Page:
or actions on the part or one person towards another as tend to arouse rage, resentment, or fury in the latter against the former, and thereby cause him to do some illegal act against or in relation to the person offering the provocation. See State v. Byrd, 52 S. C. 480, 30 S. E. 482; Ruble v. People, 67 ill. App. 438.
PROVOST. The principal magistrate of a royal burgh in Scotland; also a governing officer of a university or college.
PROVOST-MARSHAL. In English law. An officer of the royal navy who had the charge of prisoners taken at sea, and some times also on land. In military law, the ot- flcer acting as the head of the military police of any post, camp, city or other place in military occupation, or district under the reign of martial law.
PROXENETA. Lat. In the civil law. A broker; one who negotiated or arranged the terms of a contract between two parties, as between buyer and seller; one who negotiated a marriage; I1 match-maker. Calvin.
PROXXMATE. Immediate; nearest; next in order.
—Pr-oximate cause. The proximate cause is the efliciont cause, the one that necessarily set the other causes in operation. The causes that are merely incidental or instruments of a su- perior or controlling agency are not the proximate causes and the responsible ones though they may be nearer in time to the result It is only when the causes are independent of each other that the nearest is, of course, to be charg- ed with the disaster. See Blythe Y. Railway Co., 15 Colo. 333. 25 Pac. 702, 11 L. It A. 615, 22 Am. St. Rep. 403; Pie lie v. Railroad 00., 5 Dal-I. 4-14, 41 N. W. ' ; Railroad Co. V. Keiiy, 91 Tenn. 690, % S. W. 312, 17 L. R. A. 691. 30 Am. St. Rep. 902: Gunter v. Granite- vilie liifg. Co.. 15 S. C. 443; Dosqui v. Rail- road Co., 131 Cal. 390, 63 Pac. (582; [Etna Ins. Co. v. Boon, 95 U. S. 117, 24 L. Ed. 395; Vi/ills v. Railway Co.. 108 Wis. 255, 84 N. W. 998; Davis v. Standish, 26 Iliiu (N. Y.) 615. See, also, Imiisiinrrr. (CAUSE.)—Proximnte dam- ages. See Daimons.
PROXIMITY. Kindred between two persons. Dig. 38, 16, S.
Pr-oximns est uni nemo antecedit, nu- premns est qnem nemo seqnitnr. He is next whom no one precedes; he is last whom no one follows. Dig. 50, 16, 92.
PROXY. A person who is suhstltuted or deputed by another to represent him and act for hlrn. particularly in some meeting or pub- lic body. Also the instrument containing Lhe appointment of such person. The word is said to be contracted from “procuiacy.” (q. 12.)
One who is appointed or dv.-putcil by another to vote for him. Members of the house of lords in Digland have the privilege of voting by proxy. 1 Bl. Comm 168.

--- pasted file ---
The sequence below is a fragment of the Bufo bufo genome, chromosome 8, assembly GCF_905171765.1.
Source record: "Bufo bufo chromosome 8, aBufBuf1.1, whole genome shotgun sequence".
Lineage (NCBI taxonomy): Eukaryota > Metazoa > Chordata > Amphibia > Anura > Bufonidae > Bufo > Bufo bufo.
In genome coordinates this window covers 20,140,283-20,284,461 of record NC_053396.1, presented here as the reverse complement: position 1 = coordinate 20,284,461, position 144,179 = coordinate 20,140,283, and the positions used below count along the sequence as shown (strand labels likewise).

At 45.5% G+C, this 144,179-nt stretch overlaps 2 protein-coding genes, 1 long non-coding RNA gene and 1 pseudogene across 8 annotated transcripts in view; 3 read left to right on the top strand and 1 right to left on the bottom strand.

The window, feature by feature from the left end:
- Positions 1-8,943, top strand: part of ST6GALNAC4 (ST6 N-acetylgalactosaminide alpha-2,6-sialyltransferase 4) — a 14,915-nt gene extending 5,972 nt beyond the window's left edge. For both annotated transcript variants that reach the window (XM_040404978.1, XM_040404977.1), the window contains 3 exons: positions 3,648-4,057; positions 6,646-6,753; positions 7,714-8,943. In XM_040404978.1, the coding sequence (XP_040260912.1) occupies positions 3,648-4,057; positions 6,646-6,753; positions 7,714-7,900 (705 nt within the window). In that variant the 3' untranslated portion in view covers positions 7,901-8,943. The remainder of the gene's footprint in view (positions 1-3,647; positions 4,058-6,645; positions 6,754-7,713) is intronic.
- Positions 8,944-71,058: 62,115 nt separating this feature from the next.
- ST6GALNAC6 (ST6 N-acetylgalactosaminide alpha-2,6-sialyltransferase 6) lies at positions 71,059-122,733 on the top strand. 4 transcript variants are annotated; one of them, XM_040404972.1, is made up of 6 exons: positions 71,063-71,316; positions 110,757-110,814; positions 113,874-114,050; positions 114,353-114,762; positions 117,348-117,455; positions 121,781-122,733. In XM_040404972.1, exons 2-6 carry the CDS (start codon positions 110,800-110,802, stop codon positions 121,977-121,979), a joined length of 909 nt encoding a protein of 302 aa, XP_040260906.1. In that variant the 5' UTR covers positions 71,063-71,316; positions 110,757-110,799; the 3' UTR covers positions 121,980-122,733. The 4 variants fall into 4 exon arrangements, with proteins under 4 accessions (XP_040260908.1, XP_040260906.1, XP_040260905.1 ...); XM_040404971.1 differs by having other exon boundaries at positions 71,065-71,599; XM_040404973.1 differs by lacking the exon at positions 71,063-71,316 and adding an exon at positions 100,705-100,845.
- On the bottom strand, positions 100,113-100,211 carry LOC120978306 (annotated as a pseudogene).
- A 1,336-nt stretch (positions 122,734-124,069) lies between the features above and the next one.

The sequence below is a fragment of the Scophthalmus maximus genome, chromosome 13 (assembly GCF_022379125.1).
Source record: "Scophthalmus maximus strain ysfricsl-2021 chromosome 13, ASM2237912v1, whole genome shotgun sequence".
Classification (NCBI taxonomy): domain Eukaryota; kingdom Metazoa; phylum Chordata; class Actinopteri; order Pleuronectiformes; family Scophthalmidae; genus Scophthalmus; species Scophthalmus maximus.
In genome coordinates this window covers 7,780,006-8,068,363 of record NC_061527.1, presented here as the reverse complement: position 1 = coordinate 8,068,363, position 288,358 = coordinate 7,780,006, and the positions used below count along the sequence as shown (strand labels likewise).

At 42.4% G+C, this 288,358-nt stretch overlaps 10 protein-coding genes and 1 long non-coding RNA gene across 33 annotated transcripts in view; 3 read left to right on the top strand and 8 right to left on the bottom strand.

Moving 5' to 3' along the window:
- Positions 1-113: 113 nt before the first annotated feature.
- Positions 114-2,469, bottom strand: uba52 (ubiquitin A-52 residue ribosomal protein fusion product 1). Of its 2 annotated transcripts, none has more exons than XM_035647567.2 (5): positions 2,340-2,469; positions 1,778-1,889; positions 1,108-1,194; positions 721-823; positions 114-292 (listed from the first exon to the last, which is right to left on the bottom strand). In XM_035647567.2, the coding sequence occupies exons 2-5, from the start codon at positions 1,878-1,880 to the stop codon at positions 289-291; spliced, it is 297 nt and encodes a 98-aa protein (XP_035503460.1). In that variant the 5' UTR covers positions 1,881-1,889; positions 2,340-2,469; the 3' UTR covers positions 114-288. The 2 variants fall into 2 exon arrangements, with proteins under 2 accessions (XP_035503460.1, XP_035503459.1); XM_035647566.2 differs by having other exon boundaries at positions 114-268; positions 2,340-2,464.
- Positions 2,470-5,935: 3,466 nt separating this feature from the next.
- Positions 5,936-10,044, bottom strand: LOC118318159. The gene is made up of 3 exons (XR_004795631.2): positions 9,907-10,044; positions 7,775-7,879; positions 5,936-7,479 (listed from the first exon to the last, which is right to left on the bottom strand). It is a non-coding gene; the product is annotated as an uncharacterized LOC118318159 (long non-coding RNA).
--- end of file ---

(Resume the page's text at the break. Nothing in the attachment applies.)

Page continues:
In ecclesiastical law. A person who is appointed to manage another man's affairs In the ecclesiastical courts; a proctor.
Also an annual payment made by the parochial clergy to the bishop, on Visitations. Tonilins.
PRUDENCE. Garefulness, precaution, attentiveness, and good judgment, as applied to action or conducL That degree of care required by the exigencies or circumstances under which it is to be exercised. Uronli V. Railway 00., 3 S. D. 93, 52 N. W. 420. This term, in the language of the law, is commonly associated with "care" and "diligence" and contrasted with "negligence.” See those tities.
P1-ndentar .a.g-it qni pr-iecepto legia ub- temperat. 5 Cake, 49. He acts prudently who obeys the command of the law.
PRYK. A kind or service of tenure. Blount says it signifies an old—t‘ashioned spur with one point only, which the tenant, holding land by this tenure, was to hnd for the king. Wharton.
PSEUDOCYESIS. In medical jurispru- dence. A frequent manifestation of hysteria in women, in which the abdomen is inflated, simulating pregnancy; the patient aiding in the deception.
PSYCHO-DIAGNOSIS. In medical ju- risprudence A method of investigating the origin and cause of any given disease or mor- bid condition by examination of the mental condition of the patient, the application of Various psychological tests, nnd an inquiry into the past history of the patient, with a View to its bearing on his present psychic state.
PSYCHOLOGICAL FACT. In the law of evidence. A fact which can only he per- C€l\ ed mentally; such as the motive by which a person is actuated. Burriil, Circ. Ev. 130, 131.
PSYCHOTHERAPY. A method or system of alieviating or curing certain forms of disease, particularly diseases of the nervous system or such IIS are traceable to nervous disorders, by sugestlun, persuasion, encour- agement, the inspiration of hope or confi- dence, the discouragement of morbid mem- ories, nssociations, or beliefs, and other similar means addressed to the mental state of the patient, without (or sometimes in con- junction with) the administration of drugs or other physical remedies.
PTOMAINES. in medical jurlsmiiilence. A_lii3l0i(li1l products of the decoinposition or putrefaction of albuniiiious substances, as, in animal and vegetabie tissues. These are sometimes poisonous, but not invariably. Ex-
amples of poisonous ptomaines are those oc-